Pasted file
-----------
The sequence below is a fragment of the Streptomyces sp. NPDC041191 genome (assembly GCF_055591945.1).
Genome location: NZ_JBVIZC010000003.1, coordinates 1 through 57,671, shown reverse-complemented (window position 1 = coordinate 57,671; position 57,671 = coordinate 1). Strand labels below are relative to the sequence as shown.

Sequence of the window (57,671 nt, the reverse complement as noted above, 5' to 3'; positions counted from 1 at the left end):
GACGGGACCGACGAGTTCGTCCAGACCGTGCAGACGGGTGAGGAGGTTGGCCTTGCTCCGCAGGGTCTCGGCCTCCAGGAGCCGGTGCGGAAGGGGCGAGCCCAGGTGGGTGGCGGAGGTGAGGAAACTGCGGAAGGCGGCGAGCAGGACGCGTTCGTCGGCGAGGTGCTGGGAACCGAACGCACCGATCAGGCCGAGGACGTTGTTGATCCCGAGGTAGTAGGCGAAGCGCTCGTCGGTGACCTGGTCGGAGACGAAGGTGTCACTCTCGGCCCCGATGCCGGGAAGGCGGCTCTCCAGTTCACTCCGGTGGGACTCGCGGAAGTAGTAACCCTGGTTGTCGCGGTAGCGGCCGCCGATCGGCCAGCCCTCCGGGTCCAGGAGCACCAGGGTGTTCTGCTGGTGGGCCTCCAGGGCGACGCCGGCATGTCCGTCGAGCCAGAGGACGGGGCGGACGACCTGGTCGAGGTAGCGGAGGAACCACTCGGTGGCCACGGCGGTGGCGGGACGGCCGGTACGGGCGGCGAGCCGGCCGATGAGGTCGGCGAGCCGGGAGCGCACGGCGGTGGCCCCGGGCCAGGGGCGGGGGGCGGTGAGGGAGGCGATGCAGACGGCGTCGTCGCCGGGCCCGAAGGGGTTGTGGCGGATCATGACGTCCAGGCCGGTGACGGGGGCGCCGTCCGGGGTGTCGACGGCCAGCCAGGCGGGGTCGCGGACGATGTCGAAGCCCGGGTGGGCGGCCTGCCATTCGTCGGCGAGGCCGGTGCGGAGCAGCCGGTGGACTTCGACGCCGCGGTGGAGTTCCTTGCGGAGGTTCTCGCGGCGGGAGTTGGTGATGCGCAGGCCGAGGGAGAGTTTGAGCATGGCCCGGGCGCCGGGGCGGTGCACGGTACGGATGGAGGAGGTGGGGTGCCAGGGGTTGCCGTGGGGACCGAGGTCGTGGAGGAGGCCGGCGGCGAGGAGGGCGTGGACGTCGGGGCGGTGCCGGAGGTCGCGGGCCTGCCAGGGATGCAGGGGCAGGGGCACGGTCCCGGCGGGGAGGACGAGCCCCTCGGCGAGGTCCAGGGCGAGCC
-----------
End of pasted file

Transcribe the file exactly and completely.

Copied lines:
The sequence below is a fragment of the Streptomyces sp. NPDC041191 genome (assembly GCF_055591945.1).
Genome location: NZ_JBVIZC010000003.1, coordinates 1 through 57,671, shown reverse-complemented (window position 1 = coordinate 57,671; position 57,671 = coordinate 1). Strand labels below are relative to the sequence as shown.

Sequence of the window (57,671 nt, the reverse complement as noted above, 5' to 3'; positions counted from 1 at the left end):
GACGGGACCGACGAGTTCGTCCAGACCGTGCAGACGGGTGAGGAGGTTGGCCTTGCTCCGCAGGGTCTCGGCCTCCAGGAGCCGGTGCGGAAGGGGCGAGCCCAGGTGGGTGGCGGAGGTGAGGAAACTGCGGAAGGCGGCGAGCAGGACGCGTTCGTCGGCGAGGTGCTGGGAACCGAACGCACCGATCAGGCCGAGGACGTTGTTGATCCCGAGGTAGTAGGCGAAGCGCTCGTCGGTGACCTGGTCGGAGACGAAGGTGTCACTCTCGGCCCCGATGCCGGGAAGGCGGCTCTCCAGTTCACTCCGGTGGGACTCGCGGAAGTAGTAACCCTGGTTGTCGCGGTAGCGGCCGCCGATCGGCCAGCCCTCCGGGTCCAGGAGCACCAGGGTGTTCTGCTGGTGGGCCTCCAGGGCGACGCCGGCATGTCCGTCGAGCCAGAGGACGGGGCGGACGACCTGGTCGAGGTAGCGGAGGAACCACTCGGTGGCCACGGCGGTGGCGGGACGGCCGGTACGGGCGGCGAGCCGGCCGATGAGGTCGGCGAGCCGGGAGCGCACGGCGGTGGCCCCGGGCCAGGGGCGGGGGGCGGTGAGGGAGGCGATGCAGACGGCGTCGTCGCCGGGCCCGAAGGGGTTGTGGCGGATCATGACGTCCAGGCCGGTGACGGGGGCGCCGTCCGGGGTGTCGACGGCCAGCCAGGCGGGGTCGCGGACGATGTCGAAGCCCGGGTGGGCGGCCTGCCATTCGTCGGCGAGGCCGGTGCGGAGCAGCCGGTGGACTTCGACGCCGCGGTGGAGTTCCTTGCGGAGGTTCTCGCGGCGGGAGTTGGTGATGCGCAGGCCGAGGGAGAGTTTGAGCATGGCCCGGGCGCCGGGGCGGTGCACGGTACGGATGGAGGAGGTGGGGTGCCAGGGGTTGCCGTGGGGACCGAGGTCGTGGAGGAGGCCGGCGGCGAGGAGGGCGTGGACGTCGGGGCGGTGCCGGAGGTCGCGGGCCTGCCAGGGATGCAGGGGCAGGGGCACGGTCCCGGCGGGGAGGACGAGCCCCTCGGCGAGGTCCAGGGCGAGCC